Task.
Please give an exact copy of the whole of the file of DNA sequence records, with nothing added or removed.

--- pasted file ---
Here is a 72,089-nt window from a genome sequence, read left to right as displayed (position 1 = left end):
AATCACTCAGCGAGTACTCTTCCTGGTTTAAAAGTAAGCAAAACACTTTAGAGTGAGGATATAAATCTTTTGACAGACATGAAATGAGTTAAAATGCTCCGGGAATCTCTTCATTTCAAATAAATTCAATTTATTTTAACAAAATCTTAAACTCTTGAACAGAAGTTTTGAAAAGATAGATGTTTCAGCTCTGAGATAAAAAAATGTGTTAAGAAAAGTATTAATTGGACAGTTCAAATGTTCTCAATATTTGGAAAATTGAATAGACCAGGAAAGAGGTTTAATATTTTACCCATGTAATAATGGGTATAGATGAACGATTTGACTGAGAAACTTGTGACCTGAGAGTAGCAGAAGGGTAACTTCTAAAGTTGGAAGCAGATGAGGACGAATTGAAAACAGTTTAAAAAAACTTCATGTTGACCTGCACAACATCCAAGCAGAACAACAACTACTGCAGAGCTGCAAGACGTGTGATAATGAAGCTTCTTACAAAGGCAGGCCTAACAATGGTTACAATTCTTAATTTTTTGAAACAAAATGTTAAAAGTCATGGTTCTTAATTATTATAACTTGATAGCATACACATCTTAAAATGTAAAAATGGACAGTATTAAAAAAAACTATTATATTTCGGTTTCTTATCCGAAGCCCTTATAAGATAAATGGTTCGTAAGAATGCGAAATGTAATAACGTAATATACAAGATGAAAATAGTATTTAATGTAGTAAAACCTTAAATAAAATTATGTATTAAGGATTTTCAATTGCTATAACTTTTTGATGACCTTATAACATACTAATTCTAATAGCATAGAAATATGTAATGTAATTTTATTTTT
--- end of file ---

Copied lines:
Here is a 72,089-nt window from a genome sequence, read left to right as displayed (position 1 = left end):
AATCACTCAGCGAGTACTCTTCCTGGTTTAAAAGTAAGCAAAACACTTTAGAGTGAGGATATAAATCTTTTGACAGACATGAAATGAGTTAAAATGCTCCGGGAATCTCTTCATTTCAAATAAATTCAATTTATTTTAACAAAATCTTAAACTCTTGAACAGAAGTTTTGAAAAGATAGATGTTTCAGCTCTGAGATAAAAAAATGTGTTAAGAAAAGTATTAATTGGACAGTTCAAATGTTCTCAATATTTGGAAAATTGAATAGACCAGGAAAGAGGTTTAATATTTTACCCATGTAATAATGGGTATAGATGAACGATTTGACTGAGAAACTTGTGACCTGAGAGTAGCAGAAGGGTAACTTCTAAAGTTGGAAGCAGATGAGGACGAATTGAAAACAGTTTAAAAAAACTTCATGTTGACCTGCACAACATCCAAGCAGAACAACAACTACTGCAGAGCTGCAAGACGTGTGATAATGAAGCTTCTTACAAAGGCAGGCCTAACAATGGTTACAATTCTTAATTTTTTGAAACAAAATGTTAAAAGTCATGGTTCTTAATTATTATAACTTGATAGCATACACATCTTAAAATGTAAAAATGGACAGTATTAAAAAAAACTATTATATTTCGGTTTCTTATCCGAAGCCCTTATAAGATAAATGGTTCGTAAGAATGCGAAATGTAATAACGTAATATACAAGATGAAAATAGTATTTAATGTAGTAAAACCTTAAATAAAATTATGTATTAAGGATTTTCAATTGCTATAACTTTTTGATGACCTTATAACATACTAATTCTAATAGCATAGAAATATGTAATGTAATTTTATTTTT